My thoughts are confused and I just had to write my first immediate thoughts after reading.

This will be the last time that I claim that I'm confused, but I am. I can't help it. The story was so jumbled, which makes me angry because I know in the madness there is so much sanity. Her writing is a puzzle with missing pieces and she expects you to figure out the intention of the lost fragments. The fact that one can even realize what she must be intending proves her great ability at capturing human nature. Her depictions of people's actions and reactions are so dead-on to reality that it gives me chills. There are those moments in life where you find yourself having an epiphany about something-I'm not sure what the moment is, it's different for everyone-but they don't happen that often and they are hard to describe and translate to the world. Woolf seems to have the genius of so many epiphanies and the ability to transcribe them and then the power to jumble them up into a riddle to play with our minds.

Miss Ormerod's life was made from the insects and the insects made her. They are interchangeable. At once, the insects are nothing. Their lives are pointless. The death of the swimming beetle means nothing. Even as he is ripped apart, it is just another part of nature. Miss Ormerod was an important figure in the insect world, and yet when she dies she will just be another fragment of time. Her true identity lost. All that is left is her name and her accomplishments, her contributions, but nothing else. The woman is gone forever. Her grave stone epigraph might signify her connection with the insects and how they will be the only thing that will be left of her in the endless years to come. I believe Woolf wanted her Eleanor to know the reality of death and the inevitable: at one point you will be forgotten and therefore your existence gone.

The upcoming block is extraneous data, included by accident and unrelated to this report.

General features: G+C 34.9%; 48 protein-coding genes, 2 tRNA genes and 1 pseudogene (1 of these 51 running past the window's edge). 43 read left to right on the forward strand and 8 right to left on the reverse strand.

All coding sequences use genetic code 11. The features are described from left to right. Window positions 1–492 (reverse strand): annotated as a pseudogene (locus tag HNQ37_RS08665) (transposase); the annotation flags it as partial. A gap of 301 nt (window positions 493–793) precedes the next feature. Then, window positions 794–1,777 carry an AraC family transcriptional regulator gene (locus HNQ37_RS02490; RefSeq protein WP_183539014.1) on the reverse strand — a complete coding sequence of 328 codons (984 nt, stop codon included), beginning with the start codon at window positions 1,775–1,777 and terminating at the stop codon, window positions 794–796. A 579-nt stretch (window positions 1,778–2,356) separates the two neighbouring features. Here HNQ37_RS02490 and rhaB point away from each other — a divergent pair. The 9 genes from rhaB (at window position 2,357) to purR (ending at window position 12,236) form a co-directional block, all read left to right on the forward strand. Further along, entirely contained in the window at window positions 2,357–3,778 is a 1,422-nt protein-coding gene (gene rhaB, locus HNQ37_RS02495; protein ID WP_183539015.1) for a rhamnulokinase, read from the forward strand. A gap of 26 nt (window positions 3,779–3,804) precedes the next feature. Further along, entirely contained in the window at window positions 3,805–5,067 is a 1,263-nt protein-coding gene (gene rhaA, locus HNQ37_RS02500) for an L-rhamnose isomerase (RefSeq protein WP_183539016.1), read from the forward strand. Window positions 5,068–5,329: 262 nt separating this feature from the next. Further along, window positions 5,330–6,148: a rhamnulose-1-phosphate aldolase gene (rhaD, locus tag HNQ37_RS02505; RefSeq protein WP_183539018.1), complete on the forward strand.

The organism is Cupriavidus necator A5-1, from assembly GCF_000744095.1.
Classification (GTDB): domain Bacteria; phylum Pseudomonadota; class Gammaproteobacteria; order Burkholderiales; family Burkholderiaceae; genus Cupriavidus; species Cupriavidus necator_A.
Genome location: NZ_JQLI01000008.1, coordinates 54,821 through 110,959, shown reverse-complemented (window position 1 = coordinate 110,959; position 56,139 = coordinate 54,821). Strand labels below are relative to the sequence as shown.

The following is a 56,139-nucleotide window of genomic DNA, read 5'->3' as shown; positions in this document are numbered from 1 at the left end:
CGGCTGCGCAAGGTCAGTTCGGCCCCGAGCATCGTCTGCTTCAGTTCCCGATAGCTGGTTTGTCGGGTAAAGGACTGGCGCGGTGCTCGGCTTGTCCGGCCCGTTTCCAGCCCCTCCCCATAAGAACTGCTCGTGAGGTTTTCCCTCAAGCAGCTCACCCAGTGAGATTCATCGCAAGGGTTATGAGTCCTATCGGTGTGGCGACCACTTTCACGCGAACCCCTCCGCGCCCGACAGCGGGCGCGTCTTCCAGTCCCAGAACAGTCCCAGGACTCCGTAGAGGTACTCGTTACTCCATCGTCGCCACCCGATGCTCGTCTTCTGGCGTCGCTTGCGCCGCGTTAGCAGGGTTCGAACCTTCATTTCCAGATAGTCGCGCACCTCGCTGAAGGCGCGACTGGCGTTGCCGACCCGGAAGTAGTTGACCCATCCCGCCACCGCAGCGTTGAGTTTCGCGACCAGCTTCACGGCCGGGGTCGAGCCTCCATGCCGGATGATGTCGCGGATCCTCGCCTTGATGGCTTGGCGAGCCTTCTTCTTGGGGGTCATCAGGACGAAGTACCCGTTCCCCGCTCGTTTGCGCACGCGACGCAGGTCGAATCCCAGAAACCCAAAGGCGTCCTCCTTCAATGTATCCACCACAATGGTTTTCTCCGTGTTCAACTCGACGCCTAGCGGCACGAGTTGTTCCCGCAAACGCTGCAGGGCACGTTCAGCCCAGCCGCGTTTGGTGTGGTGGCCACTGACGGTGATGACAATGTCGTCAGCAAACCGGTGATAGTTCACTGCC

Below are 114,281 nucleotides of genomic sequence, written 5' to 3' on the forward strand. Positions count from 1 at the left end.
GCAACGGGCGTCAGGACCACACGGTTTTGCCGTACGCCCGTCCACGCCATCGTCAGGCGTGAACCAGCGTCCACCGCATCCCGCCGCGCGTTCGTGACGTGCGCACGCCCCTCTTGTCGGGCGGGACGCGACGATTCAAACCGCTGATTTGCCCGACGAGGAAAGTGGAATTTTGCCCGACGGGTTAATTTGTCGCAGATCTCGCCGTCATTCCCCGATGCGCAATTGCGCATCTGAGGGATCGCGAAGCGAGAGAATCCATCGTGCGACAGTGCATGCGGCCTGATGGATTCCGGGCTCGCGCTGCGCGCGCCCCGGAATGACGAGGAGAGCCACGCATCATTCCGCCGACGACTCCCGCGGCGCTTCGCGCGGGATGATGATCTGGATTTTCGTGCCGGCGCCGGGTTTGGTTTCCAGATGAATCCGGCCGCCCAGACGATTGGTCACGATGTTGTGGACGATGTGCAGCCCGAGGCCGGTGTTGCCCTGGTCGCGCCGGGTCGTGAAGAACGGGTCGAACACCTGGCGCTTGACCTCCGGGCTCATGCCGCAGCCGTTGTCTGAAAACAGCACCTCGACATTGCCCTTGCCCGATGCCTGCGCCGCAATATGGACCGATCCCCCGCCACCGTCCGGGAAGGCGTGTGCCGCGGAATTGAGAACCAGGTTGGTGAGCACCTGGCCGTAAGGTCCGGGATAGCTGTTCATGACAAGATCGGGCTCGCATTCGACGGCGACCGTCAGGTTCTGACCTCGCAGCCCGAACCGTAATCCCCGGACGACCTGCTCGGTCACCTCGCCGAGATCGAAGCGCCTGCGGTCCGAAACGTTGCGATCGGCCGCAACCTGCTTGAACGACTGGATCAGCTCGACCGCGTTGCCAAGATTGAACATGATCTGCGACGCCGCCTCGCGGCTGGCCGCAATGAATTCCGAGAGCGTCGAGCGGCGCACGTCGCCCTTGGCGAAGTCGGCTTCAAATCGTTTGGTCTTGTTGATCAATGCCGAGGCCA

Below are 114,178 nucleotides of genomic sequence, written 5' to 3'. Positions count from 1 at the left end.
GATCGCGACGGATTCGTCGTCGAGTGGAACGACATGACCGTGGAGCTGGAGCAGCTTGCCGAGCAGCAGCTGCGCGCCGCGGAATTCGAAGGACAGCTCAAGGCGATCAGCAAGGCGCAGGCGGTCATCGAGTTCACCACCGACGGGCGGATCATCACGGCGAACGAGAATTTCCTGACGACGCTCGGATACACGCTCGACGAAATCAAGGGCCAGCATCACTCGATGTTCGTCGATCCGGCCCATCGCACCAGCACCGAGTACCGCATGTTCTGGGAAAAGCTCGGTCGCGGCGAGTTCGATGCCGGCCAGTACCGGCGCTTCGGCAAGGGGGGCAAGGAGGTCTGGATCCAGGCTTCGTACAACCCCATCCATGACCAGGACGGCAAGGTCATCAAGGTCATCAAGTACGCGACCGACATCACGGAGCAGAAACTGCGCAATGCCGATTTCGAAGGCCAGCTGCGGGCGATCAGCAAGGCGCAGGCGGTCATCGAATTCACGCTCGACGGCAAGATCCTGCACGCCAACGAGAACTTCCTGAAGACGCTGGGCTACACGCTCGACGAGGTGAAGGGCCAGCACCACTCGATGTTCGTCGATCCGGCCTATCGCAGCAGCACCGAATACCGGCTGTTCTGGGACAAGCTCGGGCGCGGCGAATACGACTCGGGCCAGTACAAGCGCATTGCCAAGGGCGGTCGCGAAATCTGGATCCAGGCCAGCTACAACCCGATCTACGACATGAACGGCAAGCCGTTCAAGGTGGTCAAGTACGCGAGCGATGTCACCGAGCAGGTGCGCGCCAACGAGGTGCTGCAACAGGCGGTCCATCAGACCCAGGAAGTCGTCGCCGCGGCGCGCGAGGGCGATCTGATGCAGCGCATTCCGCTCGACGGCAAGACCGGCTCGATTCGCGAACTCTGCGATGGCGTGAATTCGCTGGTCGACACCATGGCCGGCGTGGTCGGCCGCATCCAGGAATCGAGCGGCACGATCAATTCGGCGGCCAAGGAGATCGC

There is a morbid tone to the story. I wouldn't want to throw out the word depressing, instead I feel a detachment. It is an acceptance of reality and the perhaps the true meaning behind life. A person’s life is fleeting and another small part of the world. But there is the reassurance that Eleanor followed her own path. Her happiness came from her passion and therefore even if she is forgotten in the sands of time, she has still won. As people mocked her climbing in trees and found her odd, they weren't realizing that they were losing the precious moments of their life. Their conformity and the fear of criticisms and judgments seem to signify a waste.

Woolf’s fascination with nature and the connections that many people are blind to is very interesting. Woolf knows how we are all so much more connected than the average person can realize. It is obvious that she respected Ormerod for her passion.

The separation of the sections, or the “snapshots”, as we talked about earlier in class, are the brief insights we are allowed of Miss Ormerod. The reader is allowed so much and yet so little. Actions and dialogue let the reader learn the character, we are given nothing for free. Woolf wants to make her reader work, which I find myself loving and hating all at the same time. I have never been so frustrated by a writer before in my lifetime. I think I actually get mad at her sometimes.